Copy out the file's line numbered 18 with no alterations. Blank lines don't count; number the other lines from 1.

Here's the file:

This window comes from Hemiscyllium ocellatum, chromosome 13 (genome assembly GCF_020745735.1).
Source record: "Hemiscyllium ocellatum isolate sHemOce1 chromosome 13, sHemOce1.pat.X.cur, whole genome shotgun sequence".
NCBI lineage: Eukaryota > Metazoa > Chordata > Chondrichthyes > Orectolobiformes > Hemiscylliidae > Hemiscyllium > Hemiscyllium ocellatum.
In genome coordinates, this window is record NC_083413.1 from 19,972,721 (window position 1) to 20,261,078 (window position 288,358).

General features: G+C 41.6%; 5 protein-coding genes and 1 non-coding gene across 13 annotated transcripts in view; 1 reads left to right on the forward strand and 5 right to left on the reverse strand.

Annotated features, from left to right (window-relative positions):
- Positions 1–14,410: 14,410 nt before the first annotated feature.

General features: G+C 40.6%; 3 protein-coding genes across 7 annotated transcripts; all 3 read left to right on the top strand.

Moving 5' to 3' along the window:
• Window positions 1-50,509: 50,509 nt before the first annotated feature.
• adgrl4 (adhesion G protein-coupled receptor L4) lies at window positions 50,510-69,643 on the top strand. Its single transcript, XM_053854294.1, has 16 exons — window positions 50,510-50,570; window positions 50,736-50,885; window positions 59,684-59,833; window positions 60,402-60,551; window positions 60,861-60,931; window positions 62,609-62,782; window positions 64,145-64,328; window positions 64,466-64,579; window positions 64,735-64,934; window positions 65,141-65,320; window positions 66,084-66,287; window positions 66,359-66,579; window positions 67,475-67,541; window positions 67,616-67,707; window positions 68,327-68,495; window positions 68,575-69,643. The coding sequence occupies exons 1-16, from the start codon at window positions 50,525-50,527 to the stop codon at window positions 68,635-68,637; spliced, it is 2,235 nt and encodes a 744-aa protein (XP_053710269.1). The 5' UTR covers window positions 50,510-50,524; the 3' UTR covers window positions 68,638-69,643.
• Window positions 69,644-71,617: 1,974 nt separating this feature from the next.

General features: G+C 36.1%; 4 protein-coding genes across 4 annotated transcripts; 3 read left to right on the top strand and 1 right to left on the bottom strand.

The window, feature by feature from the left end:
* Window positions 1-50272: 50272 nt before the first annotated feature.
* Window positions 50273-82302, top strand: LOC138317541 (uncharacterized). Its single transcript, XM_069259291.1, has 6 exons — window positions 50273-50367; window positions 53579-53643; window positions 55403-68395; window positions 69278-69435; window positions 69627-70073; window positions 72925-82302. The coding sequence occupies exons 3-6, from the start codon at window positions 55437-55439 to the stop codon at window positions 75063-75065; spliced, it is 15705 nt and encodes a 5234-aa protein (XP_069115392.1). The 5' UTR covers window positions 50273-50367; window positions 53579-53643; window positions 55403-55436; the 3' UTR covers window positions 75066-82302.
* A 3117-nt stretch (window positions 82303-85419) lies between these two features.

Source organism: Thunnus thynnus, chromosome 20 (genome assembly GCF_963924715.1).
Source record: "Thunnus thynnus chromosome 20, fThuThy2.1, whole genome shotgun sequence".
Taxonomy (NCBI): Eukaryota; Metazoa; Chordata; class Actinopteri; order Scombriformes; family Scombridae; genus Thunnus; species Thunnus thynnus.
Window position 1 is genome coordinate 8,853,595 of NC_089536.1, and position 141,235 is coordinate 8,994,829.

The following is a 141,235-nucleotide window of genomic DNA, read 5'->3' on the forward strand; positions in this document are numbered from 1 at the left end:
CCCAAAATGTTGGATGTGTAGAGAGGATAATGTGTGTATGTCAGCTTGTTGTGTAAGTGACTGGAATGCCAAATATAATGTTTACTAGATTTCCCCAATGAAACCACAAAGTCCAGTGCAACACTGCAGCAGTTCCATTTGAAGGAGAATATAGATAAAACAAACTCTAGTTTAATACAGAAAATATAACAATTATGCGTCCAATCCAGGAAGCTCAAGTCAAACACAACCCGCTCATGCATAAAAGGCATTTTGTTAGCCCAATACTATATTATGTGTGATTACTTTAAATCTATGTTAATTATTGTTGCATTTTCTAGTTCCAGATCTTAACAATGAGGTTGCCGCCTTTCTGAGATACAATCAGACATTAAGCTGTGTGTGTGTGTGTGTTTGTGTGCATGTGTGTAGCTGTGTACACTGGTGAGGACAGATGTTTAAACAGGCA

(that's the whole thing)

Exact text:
Source organism: Thunnus thynnus, chromosome 20 (genome assembly GCF_963924715.1).